Those poor, poor Christians. Only three out of every four people in this country are Christian, so it’s easy to imagine how lonely and ostracized they must feel! Especially around Christmastime, when Christmas decorations adorn every store and shopping plaza, Christmas carols play on the radio incessantly, the President lights an enormous National Christmas Tree, and nativity displays pop up in front of town halls across the country. So, it’s understandable that Christians feel really persecuted by mainstream American society at this time of year. [/sarcasm]
This whole “Grinch Alert” garbage has got me thinking about euphemisms for “Merry Christmas.” People occasionally say “Happy Holidays” or “Season’s Greetings” in order to sound more inclusive. Christians are pissed off at this, taking it as evidence of an increasingly secular society — so does that mean it’s an atheist victory?
My answer is an emphatic no. First, Christians shouldn’t be upset about hearing “Merry Christmas” euphemisms. They’re hardly euphemistic at all, and certainly don’t represent a turning of American culture away from the dominating force of Christianity.
Let’s take a look at Happy Holidays first. Honestly, as a kid, I thought that “Happy holidays” was a shorthand way of saying “Merry Christmas and Happy New Year.” Two holidays, Christmas and New Year’s — thus, “holidays” plural. Maybe the phrase refers broadly to all the celebrations of “the holiday season” — and I’ll talk about this more later. But perhaps most people who say it intend to be inclusive of Christmas and Chanukah. When shops use it in their promotions, it’s because there are two gift-giving holidays that happen in December, and they want to attract customers who celebrate either (or both) of them. It’s not a failure to recognize Christmas; it’s a recognition that there is another holiday in the month of December, in addition to Christmas. (I realize facts do offend Christians from time to time, but they really shouldn’t. Jews exist. It’s nothing personal.) When individuals wish you “Happy holidays,” ask yourself: do they know what religion you are? In almost every situation, “Happy holidays” could be translated to “Merry Christmas, unless you’re Jewish, in which case Happy Chanukah I guess, if it hasn’t already passed.” The baseline assumption is still that you are celebrating some religious holiday at this time of year. Hardly an atheist victory.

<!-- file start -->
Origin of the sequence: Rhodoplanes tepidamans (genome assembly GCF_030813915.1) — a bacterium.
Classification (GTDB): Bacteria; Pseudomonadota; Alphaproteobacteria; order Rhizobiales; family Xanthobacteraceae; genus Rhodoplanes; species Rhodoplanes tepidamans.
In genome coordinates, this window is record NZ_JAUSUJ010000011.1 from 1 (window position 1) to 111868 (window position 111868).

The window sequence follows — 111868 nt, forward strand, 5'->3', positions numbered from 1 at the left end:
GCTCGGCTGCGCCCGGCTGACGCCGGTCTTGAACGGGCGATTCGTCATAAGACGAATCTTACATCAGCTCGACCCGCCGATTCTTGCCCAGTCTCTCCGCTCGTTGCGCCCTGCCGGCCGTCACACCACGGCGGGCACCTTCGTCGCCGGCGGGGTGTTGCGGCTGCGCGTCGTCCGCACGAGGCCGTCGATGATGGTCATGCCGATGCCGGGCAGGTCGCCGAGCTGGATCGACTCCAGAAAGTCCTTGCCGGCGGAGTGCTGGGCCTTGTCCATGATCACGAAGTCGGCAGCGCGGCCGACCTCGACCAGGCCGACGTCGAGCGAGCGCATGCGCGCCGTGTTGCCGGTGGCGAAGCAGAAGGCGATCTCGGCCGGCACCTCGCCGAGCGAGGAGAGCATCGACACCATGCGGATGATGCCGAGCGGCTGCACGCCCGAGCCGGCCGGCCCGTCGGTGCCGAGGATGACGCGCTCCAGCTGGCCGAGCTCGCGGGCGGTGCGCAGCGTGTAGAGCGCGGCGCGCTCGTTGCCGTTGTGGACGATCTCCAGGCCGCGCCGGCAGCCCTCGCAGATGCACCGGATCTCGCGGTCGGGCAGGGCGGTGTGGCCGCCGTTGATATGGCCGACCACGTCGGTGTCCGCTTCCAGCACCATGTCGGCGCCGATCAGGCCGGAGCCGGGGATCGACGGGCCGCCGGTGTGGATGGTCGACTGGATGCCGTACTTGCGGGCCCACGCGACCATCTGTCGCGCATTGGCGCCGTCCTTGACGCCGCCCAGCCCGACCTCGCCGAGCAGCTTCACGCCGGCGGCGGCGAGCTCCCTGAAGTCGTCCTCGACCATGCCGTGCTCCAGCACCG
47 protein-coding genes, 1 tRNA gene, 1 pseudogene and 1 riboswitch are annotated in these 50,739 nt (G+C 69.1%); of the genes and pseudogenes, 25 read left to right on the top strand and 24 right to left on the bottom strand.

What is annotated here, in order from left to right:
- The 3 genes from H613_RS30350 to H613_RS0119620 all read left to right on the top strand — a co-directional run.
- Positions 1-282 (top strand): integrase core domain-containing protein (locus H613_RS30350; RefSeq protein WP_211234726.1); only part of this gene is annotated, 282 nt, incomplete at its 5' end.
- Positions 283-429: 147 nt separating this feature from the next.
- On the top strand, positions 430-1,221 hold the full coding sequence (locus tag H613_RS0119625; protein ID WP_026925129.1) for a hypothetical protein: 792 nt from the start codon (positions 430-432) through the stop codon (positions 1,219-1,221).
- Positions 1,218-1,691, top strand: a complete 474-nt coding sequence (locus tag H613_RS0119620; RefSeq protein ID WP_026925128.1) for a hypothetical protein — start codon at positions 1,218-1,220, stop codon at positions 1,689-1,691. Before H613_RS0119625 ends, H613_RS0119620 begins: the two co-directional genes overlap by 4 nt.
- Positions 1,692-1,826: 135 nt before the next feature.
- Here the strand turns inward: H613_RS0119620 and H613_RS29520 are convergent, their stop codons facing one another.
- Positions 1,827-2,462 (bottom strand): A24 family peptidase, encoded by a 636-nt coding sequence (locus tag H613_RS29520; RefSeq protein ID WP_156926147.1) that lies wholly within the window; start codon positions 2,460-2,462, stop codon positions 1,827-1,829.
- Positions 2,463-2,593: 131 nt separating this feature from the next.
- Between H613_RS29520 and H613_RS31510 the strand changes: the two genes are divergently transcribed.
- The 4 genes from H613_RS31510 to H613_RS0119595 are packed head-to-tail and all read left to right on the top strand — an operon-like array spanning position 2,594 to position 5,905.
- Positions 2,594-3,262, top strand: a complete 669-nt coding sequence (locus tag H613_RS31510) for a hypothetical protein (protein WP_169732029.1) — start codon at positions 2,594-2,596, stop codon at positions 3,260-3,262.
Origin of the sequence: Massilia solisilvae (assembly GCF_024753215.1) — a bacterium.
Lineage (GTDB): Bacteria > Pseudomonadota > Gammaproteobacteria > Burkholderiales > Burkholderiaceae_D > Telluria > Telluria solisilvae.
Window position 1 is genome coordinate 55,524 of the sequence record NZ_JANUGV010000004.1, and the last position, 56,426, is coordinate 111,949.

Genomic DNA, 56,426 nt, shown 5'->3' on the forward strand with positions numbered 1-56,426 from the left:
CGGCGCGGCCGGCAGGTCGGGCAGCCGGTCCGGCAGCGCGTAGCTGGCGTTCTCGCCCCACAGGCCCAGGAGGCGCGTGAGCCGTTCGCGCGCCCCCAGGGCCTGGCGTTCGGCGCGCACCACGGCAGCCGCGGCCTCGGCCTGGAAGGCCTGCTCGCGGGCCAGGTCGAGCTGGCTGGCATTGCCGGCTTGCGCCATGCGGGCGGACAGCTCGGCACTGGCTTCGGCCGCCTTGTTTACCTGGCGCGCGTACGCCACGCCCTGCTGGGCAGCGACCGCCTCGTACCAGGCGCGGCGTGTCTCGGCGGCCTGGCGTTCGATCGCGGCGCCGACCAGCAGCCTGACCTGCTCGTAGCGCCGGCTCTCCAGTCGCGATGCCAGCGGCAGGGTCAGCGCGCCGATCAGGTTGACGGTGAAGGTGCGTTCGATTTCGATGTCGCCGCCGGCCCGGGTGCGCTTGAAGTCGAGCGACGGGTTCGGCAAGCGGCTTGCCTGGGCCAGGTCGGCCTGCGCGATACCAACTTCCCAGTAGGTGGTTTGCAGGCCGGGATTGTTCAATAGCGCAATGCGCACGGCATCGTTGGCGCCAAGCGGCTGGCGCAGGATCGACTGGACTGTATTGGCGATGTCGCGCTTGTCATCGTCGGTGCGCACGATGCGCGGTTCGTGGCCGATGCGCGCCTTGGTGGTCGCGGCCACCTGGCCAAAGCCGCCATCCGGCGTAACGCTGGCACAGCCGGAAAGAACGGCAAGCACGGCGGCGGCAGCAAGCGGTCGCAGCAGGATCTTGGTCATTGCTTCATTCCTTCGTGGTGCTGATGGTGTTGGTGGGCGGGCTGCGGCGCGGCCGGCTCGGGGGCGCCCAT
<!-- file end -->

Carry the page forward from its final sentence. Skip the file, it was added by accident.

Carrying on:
The other popular euphemism-that-wasn’t is Season’s Greetings. Now, that sounds nice and secular. It’s just some festive wintertime salutations! Nothing religious about that! Except… we don’t send autumn greetings, summer greetings, or spring greetings. Why would we send special winter greetings? Well, because the “season” being referred to here isn’t the winter season, it’s the Christmas season. Also known as the holiday season, effectively synonymous when you take into account that 75% of the US population is Christian, and the other December holiday of Chanukah is celebrated by less than 2%. Also, while Chanukah is fun, celebrations of it don’t spread from November through early January the way that Christmas does. There’s no “Chanukah season.” Whether or not you say “Christmas” in your greetings, it’s immediately apparent that that’s what you’re referring to.
So I just don’t get why Christians get all worked up about people using another phrase that obviously still means “Merry Christmas.” Guys, you haven’t lost anything. English is a rich language with many different ways of expressing closely related ideas. We’re using them. That’s all.
And by the same token, atheists shouldn’t be wasting their energy trying to promote these sayings. One possibility is that the case at hand concerns a private entity like a business or an individual, who gets to decide how to communicate with others as best serves their own interests — and in this situation, they have every right to say “Merry Christmas” if they want to. You don’t have to shop in a store decked out for a holiday you don’t celebrate if that makes you uncomfortable, but if a store owner decides that’s the best way to maximize profits, so be it. The other possibility is that you’re dealing with a governmental entity. In this case, saying “Happy Holidays” is still an endorsement of religion — seriously, best case, it’s an endorsement of two religions instead of just one. Not a win for secularism by any stretch of the imagination. And to the extent that “Happy Holidays” and “Season’s Greetings” are effectively the same thing as “Merry Christmas,” you’re just encouraging people to pretend not to endorse Christianity while still obviously endorsing Christianity. That’s one tiny step forward, and quite a few big steps back.